Tor, 2001, 589 pages, C$10.99 mmpb, ISBN 0-765-34512-9
There’s a good reason why I try to read volumes of a trilogy one after another: Wait more than a month between volumes and the characters fade away: It’s possible to spending more time catching up than actually enjoying the latest instalment. Due to a variety of factors (including temporary blindness), I ended up waiting seven months between the second and third tomes of Sean McMullen’s “Greatwinter Trilogy”, and the gap did nothing to improve my experience of the series.
Eyes of the Calculator begins soon after The Miocene Arrow, but returns to Australica after the extended North American trip of the second volume. The atmosphere is correspondingly closer to the first Souls in the Great Machine, although with the inclusion of a few American characters. The final instalment begins as The Call, which had enslaved humans for generations, is shut down. (Given that this was one of the lamest elements of the series, its absence is not missed.) Freed from the constraints of the Call, humanity starts spreading once more, leaving the Aviads without natural protection…
Readers of the first two volumes of the trilogy already suspect what is to follow: Romantic high adventure in a neo-medieval setting, with plenty of romantic heroism and triumphant moments. And indeed, Eyes of the Calculator more or less delivers the good. McMullen is clearly having a lot of fun here, and it’s a treat to see him get back to a familiar setting, bringing along a trio of strong female characters, a return to Rochester’s Great Library, another look at cool ideas such as the human-powered calculator and the consequences of the first two volumes.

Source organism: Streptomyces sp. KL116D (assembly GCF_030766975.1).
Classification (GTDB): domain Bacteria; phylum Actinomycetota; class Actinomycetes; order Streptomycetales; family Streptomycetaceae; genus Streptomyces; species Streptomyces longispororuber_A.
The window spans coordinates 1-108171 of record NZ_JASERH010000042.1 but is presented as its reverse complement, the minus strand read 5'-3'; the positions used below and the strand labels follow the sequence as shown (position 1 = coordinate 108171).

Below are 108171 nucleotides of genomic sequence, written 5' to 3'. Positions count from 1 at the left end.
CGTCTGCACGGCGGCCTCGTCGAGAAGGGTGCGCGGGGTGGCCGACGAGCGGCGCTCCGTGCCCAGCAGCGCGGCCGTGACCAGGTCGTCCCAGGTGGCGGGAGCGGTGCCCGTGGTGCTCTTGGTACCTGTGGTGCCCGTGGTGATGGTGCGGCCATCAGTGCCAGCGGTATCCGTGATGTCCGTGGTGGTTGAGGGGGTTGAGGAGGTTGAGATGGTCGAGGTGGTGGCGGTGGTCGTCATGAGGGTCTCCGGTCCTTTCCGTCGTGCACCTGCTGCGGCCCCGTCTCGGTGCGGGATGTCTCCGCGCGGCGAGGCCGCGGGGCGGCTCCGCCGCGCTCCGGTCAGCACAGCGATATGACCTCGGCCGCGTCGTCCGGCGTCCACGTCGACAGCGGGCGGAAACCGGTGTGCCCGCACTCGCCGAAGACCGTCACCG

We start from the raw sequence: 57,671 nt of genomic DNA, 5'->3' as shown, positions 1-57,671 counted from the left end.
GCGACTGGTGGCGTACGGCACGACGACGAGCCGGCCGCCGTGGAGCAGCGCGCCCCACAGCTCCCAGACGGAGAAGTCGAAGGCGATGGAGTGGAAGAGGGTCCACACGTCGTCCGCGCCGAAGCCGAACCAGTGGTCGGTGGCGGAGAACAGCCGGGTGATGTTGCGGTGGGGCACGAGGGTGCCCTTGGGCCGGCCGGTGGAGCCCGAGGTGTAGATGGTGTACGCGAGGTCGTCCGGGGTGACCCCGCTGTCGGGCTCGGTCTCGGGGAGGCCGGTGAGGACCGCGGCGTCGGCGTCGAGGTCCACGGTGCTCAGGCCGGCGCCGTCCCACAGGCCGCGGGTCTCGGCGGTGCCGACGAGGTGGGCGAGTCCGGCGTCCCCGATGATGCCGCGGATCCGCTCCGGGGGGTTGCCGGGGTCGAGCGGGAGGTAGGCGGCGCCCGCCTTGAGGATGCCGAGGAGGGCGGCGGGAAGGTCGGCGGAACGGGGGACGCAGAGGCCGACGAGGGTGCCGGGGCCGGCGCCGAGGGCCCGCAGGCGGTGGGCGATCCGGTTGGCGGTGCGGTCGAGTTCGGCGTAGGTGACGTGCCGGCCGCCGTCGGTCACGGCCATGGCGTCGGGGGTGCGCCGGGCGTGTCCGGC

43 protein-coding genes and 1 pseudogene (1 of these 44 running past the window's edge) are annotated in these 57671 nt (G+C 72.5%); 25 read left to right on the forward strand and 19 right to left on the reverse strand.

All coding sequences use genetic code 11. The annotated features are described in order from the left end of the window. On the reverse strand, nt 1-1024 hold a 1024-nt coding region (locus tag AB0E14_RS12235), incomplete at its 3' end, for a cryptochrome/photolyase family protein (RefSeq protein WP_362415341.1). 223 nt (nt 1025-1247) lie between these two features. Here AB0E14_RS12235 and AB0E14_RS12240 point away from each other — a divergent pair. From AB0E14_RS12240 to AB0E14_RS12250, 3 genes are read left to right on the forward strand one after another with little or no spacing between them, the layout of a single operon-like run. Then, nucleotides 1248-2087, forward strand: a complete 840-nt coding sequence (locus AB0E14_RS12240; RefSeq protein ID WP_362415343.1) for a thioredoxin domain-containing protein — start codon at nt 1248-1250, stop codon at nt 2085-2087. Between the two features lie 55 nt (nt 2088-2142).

It’s very familiar and, in fact, perhaps too familiar. The number of new ideas here falls almost to zero as McMullen continues to play along with known elements and very hastily brings everything to a conclusion of sorts. There is a sense that this is a comfort novel: a last hurrah, but not a significant step forward. Even the characters are eerily familiar, through no coincidence. McMullen takes a number of risks, most notably by making a heel out of one of the second volume’s heroes, but it’s hard to shake the feeling that this isn’t all that new, especially given the originality of the first and, to a lesser extent, the second volume. Not everything works out: As in the first volume, there are a number of suspicious betrayals, and the material about the Gentheist is never as interesting as it could have been.
Thankfully, McMullen has grown as an author and so the writing in Eyes of the Calculator is noticeably smoother than in the previous volumes. Tonal shifts are less jarring; dialogue is snappier; scenes are tighter. Perhaps too tight, as it’s not uncommon to read along and suddenly have to back-track, abruptly suspicious that Something Important has just happened in a very short amount of prose. There is still an unpolished quality to McMullen’s prose that keeps his fiction from achieving its full potential. The first hundred pages of this novel, for instance, take an awful lot of time to cohere in a compelling whole. (It certainly didn’t help, to echo what was written above, that I paused for so long between the second and third novel.)
But when it does, when McMullen hits his groove, the novel truly works. Despite the nasty edge to some of McMullen’s imagined world (he never lets you forget that these are much less enlightened times, or that commoners are cannon fodder), he has a knack for unbelievably strong-willed characters, compelling adventure and triumphant moments. His characters alone, in all of their lusty vitality, are a pleasure to follow. This is high adventure in a good classical vein; too bad it has to work in fits and starts.
Overall, the Greatwinter Trilogy of which this is the conclusion has more good moments than bad, but there’s no escaping the sense that the memory of the trilogy will end up being better than the actually messy reality of its prose. It didn’t need to be so long, nor so scatter-shot: an author with a bit more structural ruthlessness could have made a classic series out of those elements; as it stands, it’ll have to settle for something akin to mere goodness. Which, mind you, is still quite respectable.